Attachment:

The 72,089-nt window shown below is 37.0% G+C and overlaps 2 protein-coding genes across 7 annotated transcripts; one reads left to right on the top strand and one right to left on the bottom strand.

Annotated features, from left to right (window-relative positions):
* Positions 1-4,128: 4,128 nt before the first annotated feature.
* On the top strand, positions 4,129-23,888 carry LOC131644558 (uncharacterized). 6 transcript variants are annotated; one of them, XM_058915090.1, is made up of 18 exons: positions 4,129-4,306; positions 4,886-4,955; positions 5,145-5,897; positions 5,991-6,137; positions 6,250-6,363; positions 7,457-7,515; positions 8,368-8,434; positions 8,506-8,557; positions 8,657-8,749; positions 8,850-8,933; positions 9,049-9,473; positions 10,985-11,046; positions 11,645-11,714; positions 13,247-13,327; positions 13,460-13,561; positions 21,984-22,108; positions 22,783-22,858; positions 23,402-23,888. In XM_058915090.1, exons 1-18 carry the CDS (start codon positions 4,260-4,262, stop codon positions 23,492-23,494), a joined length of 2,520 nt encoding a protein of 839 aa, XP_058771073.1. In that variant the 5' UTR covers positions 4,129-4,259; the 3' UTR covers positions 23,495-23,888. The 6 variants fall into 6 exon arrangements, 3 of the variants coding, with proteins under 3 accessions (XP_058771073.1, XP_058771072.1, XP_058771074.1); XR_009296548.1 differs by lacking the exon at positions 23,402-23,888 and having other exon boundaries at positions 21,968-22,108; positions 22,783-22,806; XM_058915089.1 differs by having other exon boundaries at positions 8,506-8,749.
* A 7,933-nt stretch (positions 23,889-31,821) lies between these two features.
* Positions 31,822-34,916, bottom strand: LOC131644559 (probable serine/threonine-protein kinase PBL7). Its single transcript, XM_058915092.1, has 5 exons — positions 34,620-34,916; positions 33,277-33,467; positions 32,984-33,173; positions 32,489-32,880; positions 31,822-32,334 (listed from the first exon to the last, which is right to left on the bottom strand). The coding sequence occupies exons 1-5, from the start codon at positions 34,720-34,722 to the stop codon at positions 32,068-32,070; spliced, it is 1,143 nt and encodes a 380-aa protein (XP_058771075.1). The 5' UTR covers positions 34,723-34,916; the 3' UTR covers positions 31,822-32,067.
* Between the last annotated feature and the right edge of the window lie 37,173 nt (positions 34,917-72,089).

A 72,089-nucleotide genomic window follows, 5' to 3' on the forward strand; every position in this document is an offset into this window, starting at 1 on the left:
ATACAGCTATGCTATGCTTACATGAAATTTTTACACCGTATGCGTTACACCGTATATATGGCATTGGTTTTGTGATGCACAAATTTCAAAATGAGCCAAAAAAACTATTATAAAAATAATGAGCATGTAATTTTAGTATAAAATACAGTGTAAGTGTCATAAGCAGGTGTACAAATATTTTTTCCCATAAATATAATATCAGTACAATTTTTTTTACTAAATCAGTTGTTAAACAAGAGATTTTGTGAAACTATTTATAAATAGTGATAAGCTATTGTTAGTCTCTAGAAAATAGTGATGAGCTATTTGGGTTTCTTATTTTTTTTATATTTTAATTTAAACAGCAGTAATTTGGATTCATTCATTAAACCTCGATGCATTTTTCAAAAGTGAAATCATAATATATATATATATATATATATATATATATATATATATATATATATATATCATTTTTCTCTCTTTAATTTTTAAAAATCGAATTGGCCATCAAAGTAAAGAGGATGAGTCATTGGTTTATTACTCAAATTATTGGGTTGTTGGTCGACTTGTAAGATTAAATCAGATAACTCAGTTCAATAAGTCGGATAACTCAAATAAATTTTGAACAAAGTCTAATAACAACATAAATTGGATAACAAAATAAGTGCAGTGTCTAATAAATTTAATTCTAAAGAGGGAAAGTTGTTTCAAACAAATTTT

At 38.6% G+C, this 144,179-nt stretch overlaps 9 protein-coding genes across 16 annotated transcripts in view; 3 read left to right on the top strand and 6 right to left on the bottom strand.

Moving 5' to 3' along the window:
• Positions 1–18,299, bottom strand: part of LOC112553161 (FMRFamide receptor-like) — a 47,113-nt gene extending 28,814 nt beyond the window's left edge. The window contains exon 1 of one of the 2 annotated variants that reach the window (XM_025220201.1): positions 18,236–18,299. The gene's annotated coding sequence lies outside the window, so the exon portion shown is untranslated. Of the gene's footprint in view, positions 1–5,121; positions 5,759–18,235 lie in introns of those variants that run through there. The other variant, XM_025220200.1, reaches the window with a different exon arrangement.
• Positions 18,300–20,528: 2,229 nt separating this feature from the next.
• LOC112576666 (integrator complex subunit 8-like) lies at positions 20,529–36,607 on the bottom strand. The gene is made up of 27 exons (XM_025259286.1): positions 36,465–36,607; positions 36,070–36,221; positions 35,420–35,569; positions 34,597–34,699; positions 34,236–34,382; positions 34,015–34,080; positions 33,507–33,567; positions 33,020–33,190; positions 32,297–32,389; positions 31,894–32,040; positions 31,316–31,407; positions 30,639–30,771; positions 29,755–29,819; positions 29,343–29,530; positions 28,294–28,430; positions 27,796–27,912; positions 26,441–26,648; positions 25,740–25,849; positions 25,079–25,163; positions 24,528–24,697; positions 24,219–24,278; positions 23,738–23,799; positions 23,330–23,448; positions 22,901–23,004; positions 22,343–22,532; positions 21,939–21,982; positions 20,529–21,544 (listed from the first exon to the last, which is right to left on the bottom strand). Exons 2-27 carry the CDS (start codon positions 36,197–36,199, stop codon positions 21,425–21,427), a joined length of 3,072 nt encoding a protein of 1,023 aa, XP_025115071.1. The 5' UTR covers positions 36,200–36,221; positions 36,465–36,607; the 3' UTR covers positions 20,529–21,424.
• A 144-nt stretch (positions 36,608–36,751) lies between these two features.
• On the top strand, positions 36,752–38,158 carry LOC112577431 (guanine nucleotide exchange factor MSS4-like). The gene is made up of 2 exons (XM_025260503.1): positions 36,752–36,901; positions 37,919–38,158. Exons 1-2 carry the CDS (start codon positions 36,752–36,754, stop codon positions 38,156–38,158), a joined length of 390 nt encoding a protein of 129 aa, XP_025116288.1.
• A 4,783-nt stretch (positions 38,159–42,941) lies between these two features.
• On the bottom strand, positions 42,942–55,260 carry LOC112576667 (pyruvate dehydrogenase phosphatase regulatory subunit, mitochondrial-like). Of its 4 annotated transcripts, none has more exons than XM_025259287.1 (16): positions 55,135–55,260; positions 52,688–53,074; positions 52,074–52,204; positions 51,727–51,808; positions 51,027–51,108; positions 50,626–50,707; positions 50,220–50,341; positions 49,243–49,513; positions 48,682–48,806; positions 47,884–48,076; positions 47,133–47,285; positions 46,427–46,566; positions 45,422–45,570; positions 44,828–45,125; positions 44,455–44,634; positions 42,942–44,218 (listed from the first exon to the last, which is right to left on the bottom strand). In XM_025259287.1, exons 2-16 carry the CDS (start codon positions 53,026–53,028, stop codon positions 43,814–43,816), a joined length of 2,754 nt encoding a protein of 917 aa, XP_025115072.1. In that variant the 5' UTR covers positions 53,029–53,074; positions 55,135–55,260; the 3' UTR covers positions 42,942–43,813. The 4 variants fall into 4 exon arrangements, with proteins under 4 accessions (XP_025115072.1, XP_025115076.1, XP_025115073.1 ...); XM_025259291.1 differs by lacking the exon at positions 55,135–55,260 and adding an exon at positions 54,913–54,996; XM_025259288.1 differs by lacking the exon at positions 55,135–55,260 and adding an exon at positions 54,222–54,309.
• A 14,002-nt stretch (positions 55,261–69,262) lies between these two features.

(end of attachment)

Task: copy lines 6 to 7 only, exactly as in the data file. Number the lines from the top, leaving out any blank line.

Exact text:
* Positions 31,822-34,916, bottom strand: LOC131644559 (probable serine/threonine-protein kinase PBL7). Its single transcript, XM_058915092.1, has 5 exons — positions 34,620-34,916; positions 33,277-33,467; positions 32,984-33,173; positions 32,489-32,880; positions 31,822-32,334 (listed from the first exon to the last, which is right to left on the bottom strand). The coding sequence occupies exons 1-5, from the start codon at positions 34,720-34,722 to the stop codon at positions 32,068-32,070; spliced, it is 1,143 nt and encodes a 380-aa protein (XP_058771075.1). The 5' UTR covers positions 34,723-34,916; the 3' UTR covers positions 31,822-32,067.
* Between the last annotated feature and the right edge of the window lie 37,173 nt (positions 34,917-72,089).